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Fourth Circuit Says Virginia May Require Muslim Prisoner to Purchase Prayer Oil From Vendor Also Selling Pork and “Idols”

by Matt Clarke

On February 1, 2022, the U.S. Court of Appeals for the Fourth Circuit ruled that the Virginia Department of Corrections (DOC) did not violate the Religious Land Use and Institutionalized Persons Act (RLUIPA), 42 U.S.C. § 2000cc, et seq., by requiring a Muslim prisoner to purchase prayer oil though the prison commissary’s sole vendor, a firm which also sold pork products and religious items for practitioners of other religions.

The prisoner, Brad Faver, was held at Augusta Correctional Center, where he alleged that his religious practice was unduly burdened by DOC’s refusal to allow him to “grow a beard at least a fist’s length” or to provide him “a diet containing meat that is ‘ritually slaughtered in the name of Allah,’” according to a complaint he later filed. Moreover, while DOC allowed him to “apply perfumed oils for prayer,” the prison’s sole commissary vendor, Keefe Commissary, also sold items for other religions that he considered “idols” as well as food that Muslims shun, leaving the firm’s prayer oils “tainted in the eyes of Allah,” he said.

In 2016, Faver filed suit pro se in federal court for the Western District of Virginia against DOC Director Harold Clarke, who accepted the sincerity of Faver’s religious beliefs and agreed that requiring him to buy prayer oil from Keefe was a substantial burden on the exercise of his religion. However, DOC maintained this was the least-restrictive means to further a compelling governmental interest in preventing the introduction of contraband into the prison.

During trial, Clarke explained that before instituting the single-vendor commissary policy in 2013, DOC had permitted prisoners to order directly from any of multiple vendors, resulting in multiple instances of contraband smuggled with the items or their packing materials, requiring additional staff and expense to inspect the orders. Clarke also said that some of the prayer oil ordered under the old policy was tested and found to be “extremely flammable,” posing a safety hazard and potential for use as a weapon. There was also concern that liquids such as prayer oils “could be caustic or poisonous or could be drugs.”

The district court agreed with DOC, ruling on September 29, 2017, that Faver’s RLUIPA rights had not been violated except possibly on his diet claim, though it allowed his beard and prayer oil claims also to proceed. See: Faver v. Clarke, 2017 U.S. Dist. LEXIS 160857 (W.D. Va.). Nearly two years later, on September 30, 2019, the district court satisfied itself “that Clarke did not violate Faver’s rights under RLUIPA and that Faver is not entitled to relief.” See: Faver v. Clarke, 2019 U.S. Dist. LEXIS 169353 (W.D. Va.).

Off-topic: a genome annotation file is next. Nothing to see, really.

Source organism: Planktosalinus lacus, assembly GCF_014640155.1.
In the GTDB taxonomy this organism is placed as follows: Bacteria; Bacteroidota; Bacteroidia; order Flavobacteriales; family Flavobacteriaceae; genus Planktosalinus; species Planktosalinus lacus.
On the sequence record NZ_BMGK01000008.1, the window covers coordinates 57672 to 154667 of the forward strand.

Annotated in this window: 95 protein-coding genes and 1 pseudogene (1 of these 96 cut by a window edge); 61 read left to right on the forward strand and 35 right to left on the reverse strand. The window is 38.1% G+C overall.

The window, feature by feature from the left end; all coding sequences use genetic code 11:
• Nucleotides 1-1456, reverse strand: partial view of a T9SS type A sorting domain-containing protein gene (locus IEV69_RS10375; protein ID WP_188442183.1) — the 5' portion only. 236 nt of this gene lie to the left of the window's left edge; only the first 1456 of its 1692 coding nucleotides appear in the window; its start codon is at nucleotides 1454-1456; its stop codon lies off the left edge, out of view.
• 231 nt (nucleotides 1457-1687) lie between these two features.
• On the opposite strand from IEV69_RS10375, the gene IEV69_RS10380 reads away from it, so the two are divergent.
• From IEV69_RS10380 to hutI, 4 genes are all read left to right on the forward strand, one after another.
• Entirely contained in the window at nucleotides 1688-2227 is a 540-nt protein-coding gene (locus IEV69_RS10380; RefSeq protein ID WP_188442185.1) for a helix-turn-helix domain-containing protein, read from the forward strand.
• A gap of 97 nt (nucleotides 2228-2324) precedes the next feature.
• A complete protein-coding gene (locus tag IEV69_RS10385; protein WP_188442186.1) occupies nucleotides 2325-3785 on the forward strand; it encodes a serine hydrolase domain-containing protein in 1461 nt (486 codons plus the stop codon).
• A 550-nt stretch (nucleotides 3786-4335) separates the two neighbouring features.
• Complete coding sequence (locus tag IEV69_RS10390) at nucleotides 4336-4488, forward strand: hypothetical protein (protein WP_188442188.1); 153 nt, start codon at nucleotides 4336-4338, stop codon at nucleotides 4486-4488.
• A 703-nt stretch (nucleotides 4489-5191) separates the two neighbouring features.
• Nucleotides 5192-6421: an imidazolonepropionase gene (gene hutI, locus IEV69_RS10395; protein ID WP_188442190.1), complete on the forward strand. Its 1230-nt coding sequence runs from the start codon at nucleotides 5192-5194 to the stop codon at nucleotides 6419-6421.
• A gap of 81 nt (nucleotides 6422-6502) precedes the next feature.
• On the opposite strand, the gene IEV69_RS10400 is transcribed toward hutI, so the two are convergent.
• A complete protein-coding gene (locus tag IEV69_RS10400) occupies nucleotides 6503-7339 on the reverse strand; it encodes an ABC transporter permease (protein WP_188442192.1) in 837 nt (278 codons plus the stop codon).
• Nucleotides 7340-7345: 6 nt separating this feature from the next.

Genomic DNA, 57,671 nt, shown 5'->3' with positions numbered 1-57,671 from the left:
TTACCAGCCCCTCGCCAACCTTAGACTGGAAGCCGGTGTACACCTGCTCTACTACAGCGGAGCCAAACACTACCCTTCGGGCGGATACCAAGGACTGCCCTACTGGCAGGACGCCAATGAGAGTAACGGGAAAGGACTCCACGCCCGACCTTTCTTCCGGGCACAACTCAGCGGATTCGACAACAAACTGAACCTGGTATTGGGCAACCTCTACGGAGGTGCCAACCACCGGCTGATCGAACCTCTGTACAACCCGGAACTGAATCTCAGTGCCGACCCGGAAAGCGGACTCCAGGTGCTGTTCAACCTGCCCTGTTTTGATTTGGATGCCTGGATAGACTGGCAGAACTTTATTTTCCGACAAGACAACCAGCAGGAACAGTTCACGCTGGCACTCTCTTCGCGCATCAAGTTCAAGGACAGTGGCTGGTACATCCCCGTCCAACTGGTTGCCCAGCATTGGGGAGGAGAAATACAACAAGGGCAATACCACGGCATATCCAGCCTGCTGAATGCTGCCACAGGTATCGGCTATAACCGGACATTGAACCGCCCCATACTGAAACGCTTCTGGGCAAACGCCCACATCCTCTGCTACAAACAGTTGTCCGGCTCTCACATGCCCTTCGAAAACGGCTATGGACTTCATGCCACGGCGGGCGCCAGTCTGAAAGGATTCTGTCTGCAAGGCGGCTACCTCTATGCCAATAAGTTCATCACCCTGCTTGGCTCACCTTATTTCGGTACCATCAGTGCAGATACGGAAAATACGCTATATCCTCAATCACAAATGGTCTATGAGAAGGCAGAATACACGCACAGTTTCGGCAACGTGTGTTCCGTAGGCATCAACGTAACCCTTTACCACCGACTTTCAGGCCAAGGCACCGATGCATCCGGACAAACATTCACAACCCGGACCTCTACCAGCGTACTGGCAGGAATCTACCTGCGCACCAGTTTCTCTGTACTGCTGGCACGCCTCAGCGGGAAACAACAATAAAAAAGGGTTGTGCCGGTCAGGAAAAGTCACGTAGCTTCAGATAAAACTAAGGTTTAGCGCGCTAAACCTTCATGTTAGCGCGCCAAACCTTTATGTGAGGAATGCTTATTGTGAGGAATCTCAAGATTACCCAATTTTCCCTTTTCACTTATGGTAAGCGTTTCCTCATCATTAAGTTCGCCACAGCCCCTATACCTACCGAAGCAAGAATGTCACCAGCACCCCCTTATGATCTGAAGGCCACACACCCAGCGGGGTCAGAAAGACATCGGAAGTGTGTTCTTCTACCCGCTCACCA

Aided by attorneys Dallas S. LePierre and Mario B. Williams of HDR LLC in Atlanta, Faver appealed. At the Fourth Circuit, the prisoner did not dispute that the single-vendor policy furthered a compelling governmental interest. But he insisted it was not the least restrictive means of doing so. Instead he proposed two alternatives: The first would involve creating a list of pre-approved religious items that prisoners could order from pre-approved vendors. Or DOC could simply add a new vendor acceptable to Faver’s Islamic beliefs.

The Court wasn’t buying this, though, saying that the addition of an Islamic vendor would open the door for VDOC to face a similar requirement from prisoners practicing any of 40 faiths it currently recognized. Thus, either proposed alternative “would again force [DOC] to work with multiple vendors, resurrecting at least some of the problems [DOC] experienced before its single-vendor policy, such as burdensome searches of commissary orders and increased risk of introduction of contraband into the facilities.”

In her dissent, Judge Diana Gribbon Motz said that after admitting it was burdening Faver’s religious exercise, DOC was required to show it had considered less burdensome alternatives, but had failed to do more than present an argument that the U.S. Supreme Court expressly rejected in Holt v. Hobbs, 574 U.S. 352 (2015), which Motz called “but another formulation of the ‘classic rejoinder of bureaucrats throughout history: If I make an exception for you, I’ll have to make one for everybody, so no exceptions.’”See: Faver v. Clarke, 24 F.4th 954 (4th Cir. 2022).

Plaintiffs then asked the full Fourth Circuit for a rehearing en banc, but that request was denied on March 1, 2022. See: Faver v. Clarke, 2022 U.S. App. LEXIS 5406 (4th Cir.).

They then filed a petition with the U.S. Supreme Court on June 30, 2022, for a writ of certiorari to hear the case. PLN will update details of that petition as they are available. See: Faver v. Clarke, U.S., Docket No. 22-14. 

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Related legal cases

Faver v. Clarke

Faver v. Clarke

Faver v. Clarke